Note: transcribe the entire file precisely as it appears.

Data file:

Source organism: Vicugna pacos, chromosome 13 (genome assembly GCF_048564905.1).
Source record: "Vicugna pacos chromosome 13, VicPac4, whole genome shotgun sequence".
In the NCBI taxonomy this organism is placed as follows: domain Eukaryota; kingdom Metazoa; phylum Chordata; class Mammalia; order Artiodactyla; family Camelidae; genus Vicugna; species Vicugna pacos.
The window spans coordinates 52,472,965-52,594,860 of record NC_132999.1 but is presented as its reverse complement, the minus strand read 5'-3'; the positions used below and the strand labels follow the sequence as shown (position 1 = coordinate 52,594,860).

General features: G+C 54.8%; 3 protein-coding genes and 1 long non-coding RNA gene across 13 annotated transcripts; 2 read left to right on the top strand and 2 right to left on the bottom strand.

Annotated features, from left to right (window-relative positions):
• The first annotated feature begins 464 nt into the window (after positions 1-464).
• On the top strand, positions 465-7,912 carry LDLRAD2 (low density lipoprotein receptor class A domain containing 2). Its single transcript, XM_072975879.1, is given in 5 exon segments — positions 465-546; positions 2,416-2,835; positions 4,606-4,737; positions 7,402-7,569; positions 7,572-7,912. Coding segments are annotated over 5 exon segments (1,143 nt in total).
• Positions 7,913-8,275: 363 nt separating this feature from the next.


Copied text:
Source organism: Vicugna pacos, chromosome 13 (genome assembly GCF_048564905.1).
Source record: "Vicugna pacos chromosome 13, VicPac4, whole genome shotgun sequence".
In the NCBI taxonomy this organism is placed as follows: domain Eukaryota; kingdom Metazoa; phylum Chordata; class Mammalia; order Artiodactyla; family Camelidae; genus Vicugna; species Vicugna pacos.
The window spans coordinates 52,472,965-52,594,860 of record NC_132999.1 but is presented as its reverse complement, the minus strand read 5'-3'; the positions used below and the strand labels follow the sequence as shown (position 1 = coordinate 52,594,860).

General features: G+C 54.8%; 3 protein-coding genes and 1 long non-coding RNA gene across 13 annotated transcripts; 2 read left to right on the top strand and 2 right to left on the bottom strand.

Annotated features, from left to right (window-relative positions):
• The first annotated feature begins 464 nt into the window (after positions 1-464).
• On the top strand, positions 465-7,912 carry LDLRAD2 (low density lipoprotein receptor class A domain containing 2). Its single transcript, XM_072975879.1, is given in 5 exon segments — positions 465-546; positions 2,416-2,835; positions 4,606-4,737; positions 7,402-7,569; positions 7,572-7,912. Coding segments are annotated over 5 exon segments (1,143 nt in total).
• Positions 7,913-8,275: 363 nt separating this feature from the next.